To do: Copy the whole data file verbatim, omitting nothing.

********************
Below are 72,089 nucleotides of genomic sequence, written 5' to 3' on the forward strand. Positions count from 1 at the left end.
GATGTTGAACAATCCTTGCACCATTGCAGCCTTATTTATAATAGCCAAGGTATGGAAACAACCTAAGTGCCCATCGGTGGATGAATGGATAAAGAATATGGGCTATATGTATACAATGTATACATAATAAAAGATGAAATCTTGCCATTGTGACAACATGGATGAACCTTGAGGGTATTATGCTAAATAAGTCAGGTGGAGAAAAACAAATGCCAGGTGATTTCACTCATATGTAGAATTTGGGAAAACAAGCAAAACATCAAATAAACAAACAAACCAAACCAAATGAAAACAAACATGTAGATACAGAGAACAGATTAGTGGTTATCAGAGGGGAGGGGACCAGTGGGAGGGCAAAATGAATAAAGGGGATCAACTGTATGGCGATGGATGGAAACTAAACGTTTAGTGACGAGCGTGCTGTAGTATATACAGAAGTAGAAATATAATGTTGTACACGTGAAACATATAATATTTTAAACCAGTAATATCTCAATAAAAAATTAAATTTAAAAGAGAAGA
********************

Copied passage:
Below are 72,089 nucleotides of genomic sequence, written 5' to 3' on the forward strand. Positions count from 1 at the left end.
GATGTTGAACAATCCTTGCACCATTGCAGCCTTATTTATAATAGCCAAGGTATGGAAACAACCTAAGTGCCCATCGGTGGATGAATGGATAAAGAATATGGGCTATATGTATACAATGTATACATAATAAAAGATGAAATCTTGCCATTGTGACAACATGGATGAACCTTGAGGGTATTATGCTAAATAAGTCAGGTGGAGAAAAACAAATGCCAGGTGATTTCACTCATATGTAGAATTTGGGAAAACAAGCAAAACATCAAATAAACAAACAAACCAAACCAAATGAAAACAAACATGTAGATACAGAGAACAGATTAGTGGTTATCAGAGGGGAGGGGACCAGTGGGAGGGCAAAATGAATAAAGGGGATCAACTGTATGGCGATGGATGGAAACTAAACGTTTAGTGACGAGCGTGCTGTAGTATATACAGAAGTAGAAATATAATGTTGTACACGTGAAACATATAATATTTTAAACCAGTAATATCTCAATAAAAAATTAAATTTAAAAGAGAAGA